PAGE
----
Mainstream doctors often criticize the use of complementary remedies for lack of high quality research. “Show me the studies” is a line I hear often (as though I have a photographic memory for thousands of studies).

The published studies, of course, are available at the touch of a finger on a website called PubMed – for anyone who wants to look.

If they care to check they’ll find that, these days, a remedy used as part of the world’s oldest holistic healing system has impressive scientific support. There’s solid evidence to show it’s highly effective for the treatment of arthritic knees.

It reduces pain and inflammation and improves mobility in as little as seven days.

The remedy is an herb called boswellia.

Long Tradition For Healing Inflammation

Boswellia serrata is a gum resin extracted from a tree that grows up to 12 feet tall. It’s found in India, the Middle East and North Africa.

Its use goes back over 2000 years as part of India’s Ayurvedic medical system to treat a whole host of health problems, especially pain and inflammatory disorders — including arthritis.

To put it to the test, 30 patients with osteoarthritis of the knees were divided into two groups taking either boswellia serrata extract or placebo for two months.

Those taking boswellia saw significant reduction in pain, greater flexibility, reduced swelling and increased walking ability compared to the placebo group.

The researchers “recommended” boswellia for patients with this condition and believed it could be effective for other forms of arthritis, too.1

Slows Joint Destruction

In another study, 70 patients with arthritic knees were divided into three groups. The first two took either 100 mg or 250 mg of boswellia extract daily for three months. The third group took a placebo.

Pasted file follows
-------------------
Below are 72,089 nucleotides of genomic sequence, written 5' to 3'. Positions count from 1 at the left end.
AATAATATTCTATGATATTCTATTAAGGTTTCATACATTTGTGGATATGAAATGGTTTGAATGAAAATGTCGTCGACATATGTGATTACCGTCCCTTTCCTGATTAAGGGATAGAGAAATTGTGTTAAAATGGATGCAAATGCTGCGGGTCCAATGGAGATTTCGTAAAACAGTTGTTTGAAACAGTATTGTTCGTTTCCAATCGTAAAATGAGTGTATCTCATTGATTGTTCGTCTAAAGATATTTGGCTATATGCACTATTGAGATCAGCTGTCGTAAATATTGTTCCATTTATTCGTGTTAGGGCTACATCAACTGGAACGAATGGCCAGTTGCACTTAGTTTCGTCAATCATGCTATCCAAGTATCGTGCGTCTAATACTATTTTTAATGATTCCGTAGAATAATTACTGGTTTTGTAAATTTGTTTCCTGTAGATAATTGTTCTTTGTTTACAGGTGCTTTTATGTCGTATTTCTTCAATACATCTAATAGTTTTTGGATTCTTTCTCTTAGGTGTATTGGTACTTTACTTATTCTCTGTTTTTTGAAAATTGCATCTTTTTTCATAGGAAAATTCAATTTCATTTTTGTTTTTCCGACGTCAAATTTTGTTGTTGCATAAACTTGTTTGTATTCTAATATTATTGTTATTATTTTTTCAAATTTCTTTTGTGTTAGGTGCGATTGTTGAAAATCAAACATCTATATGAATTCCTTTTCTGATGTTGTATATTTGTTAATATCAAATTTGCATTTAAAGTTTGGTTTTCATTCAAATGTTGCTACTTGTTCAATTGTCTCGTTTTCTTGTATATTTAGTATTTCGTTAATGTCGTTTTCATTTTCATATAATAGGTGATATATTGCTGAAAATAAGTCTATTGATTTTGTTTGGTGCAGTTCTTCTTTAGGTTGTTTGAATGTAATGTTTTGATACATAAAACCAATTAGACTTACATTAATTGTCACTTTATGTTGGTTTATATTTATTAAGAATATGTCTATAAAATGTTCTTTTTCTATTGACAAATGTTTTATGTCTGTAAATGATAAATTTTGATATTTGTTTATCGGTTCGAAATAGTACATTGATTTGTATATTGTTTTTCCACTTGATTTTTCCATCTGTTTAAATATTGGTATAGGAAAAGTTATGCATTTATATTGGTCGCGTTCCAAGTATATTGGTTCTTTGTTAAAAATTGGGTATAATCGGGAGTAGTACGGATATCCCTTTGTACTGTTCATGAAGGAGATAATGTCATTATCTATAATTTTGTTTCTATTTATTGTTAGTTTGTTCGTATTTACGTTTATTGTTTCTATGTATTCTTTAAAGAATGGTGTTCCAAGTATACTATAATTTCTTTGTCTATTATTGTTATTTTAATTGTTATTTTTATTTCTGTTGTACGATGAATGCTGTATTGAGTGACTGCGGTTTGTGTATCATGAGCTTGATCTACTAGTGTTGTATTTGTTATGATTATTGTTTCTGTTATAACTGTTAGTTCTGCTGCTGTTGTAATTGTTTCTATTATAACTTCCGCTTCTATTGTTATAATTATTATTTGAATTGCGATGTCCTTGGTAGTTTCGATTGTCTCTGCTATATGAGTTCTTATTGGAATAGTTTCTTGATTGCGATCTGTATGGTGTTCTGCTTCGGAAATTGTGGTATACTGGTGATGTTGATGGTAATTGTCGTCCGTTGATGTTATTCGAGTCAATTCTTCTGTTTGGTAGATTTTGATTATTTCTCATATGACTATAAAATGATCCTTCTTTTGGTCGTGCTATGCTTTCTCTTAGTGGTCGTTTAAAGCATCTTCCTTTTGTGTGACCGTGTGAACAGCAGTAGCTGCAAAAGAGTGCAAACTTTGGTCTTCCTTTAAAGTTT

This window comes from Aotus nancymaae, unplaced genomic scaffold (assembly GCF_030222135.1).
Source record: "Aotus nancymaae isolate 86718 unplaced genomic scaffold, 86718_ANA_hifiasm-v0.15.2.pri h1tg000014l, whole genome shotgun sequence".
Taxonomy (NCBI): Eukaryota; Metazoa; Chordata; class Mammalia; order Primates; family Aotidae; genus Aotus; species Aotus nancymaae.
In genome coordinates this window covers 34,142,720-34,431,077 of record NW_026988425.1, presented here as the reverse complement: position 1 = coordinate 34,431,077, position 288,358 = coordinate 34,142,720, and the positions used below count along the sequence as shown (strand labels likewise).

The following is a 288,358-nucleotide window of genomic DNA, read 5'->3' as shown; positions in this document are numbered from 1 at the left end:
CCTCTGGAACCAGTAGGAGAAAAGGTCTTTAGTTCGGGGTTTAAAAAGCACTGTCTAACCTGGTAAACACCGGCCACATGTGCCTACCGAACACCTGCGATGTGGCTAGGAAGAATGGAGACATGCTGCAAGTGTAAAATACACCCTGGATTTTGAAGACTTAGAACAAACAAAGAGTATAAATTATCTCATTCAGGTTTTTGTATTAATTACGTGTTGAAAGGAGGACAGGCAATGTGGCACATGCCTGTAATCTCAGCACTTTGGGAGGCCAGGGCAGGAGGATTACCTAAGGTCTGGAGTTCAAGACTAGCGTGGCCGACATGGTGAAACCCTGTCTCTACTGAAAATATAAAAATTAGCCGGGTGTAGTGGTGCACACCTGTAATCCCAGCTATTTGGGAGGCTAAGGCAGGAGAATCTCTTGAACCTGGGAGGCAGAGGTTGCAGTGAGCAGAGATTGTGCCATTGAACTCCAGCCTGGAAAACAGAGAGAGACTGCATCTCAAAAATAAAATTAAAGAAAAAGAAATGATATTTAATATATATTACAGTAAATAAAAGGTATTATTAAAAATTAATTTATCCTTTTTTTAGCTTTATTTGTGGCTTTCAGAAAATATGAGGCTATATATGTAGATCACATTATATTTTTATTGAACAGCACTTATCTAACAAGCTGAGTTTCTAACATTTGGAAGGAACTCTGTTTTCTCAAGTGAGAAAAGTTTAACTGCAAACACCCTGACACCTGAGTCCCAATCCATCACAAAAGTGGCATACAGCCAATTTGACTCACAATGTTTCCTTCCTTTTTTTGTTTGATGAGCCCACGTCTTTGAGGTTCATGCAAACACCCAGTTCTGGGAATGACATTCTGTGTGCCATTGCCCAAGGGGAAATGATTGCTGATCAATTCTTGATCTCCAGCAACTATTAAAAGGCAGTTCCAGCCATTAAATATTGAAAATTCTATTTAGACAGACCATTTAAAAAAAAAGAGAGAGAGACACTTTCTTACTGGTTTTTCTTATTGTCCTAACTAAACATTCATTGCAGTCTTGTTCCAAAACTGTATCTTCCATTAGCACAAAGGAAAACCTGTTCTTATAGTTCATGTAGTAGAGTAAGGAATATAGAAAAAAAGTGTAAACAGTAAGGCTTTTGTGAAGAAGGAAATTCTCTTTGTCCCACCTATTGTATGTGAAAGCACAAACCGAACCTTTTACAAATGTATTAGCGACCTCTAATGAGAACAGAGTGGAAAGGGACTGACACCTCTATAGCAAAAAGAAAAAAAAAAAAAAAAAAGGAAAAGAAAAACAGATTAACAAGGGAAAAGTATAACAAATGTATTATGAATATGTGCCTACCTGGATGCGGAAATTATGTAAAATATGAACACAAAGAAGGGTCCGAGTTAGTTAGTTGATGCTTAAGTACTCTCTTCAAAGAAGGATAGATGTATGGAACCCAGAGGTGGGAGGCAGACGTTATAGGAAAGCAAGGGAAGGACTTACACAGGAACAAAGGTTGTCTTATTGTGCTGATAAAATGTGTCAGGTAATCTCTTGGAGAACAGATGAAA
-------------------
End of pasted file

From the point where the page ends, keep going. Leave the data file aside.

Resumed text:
At the end of the study, the boswellia groups enjoyed significantly reduced pain and better physical function than the placebo group.

And the pain was reduced fast.

Those taking the higher dose of boswellia extract experienced these improvements in just seven days.

The researchers also noted a significant reduction in MM3. This enzyme is involved in the destruction of cartilage and bone.2

A follow-up study by the same research group on 57 patients compared two different boswellia extracts with a placebo.

As in their first study, only the boswellia groups saw significant pain and mobility benefits, reduced stiffness, better quality of life and improved joint health. And, again, one of the extracts showing efficacy at the first seven-day evaluation. MM3 was again greatly reduced.3

Improved Every Measure of Health Tested

The most recent study was carried out by a team of ten scientists from Italy.

Here, 52 knee arthritis patients received either standard care alone or together with boswellia extract.

After just four weeks the boswellia group saw greater improvements in pain, stiffness, physical function, walking distance, and social/emotional well-being. In fact, according to the research team, they experienced improved outcomes “for all target measurements evaluated.”4

As well as the reduction in MM3, the active boswellic acids found in the herb inhibit a pro-inflammatory enzyme called 5-Lipoxygenase and a protein complex called NF-kB. This protein is considered to be very important in the development of chronic inflammatory diseases.

Because inflammation is a component of almost all chronic diseases, it comes as no surprise that boswellia has been shown in human studies to be of value in treating Crohn’s disease, ulcerative colitis, asthma and diabetes.

A topical boswellia cream also proved effective in treating psoriasis and eczema.

As readers may be aware, boswellia is in Green Valley’s Triple Joint Relief formula, along with two other ingredients that work synergistically. I can’t promise the results described above, but I think you’ll be very happy. It’s one of our most popular products – for the simple reason that most people find it effective.


  1. https://www.ncbi.nlm.nih.gov/pubmed/12622457
  2. https://www.ncbi.nlm.nih.gov/pubmed/18667054
  3. https://www.ncbi.nlm.nih.gov/pubmed/21060724
  4. https://www.ncbi.nlm.nih.gov/pubmed/26076376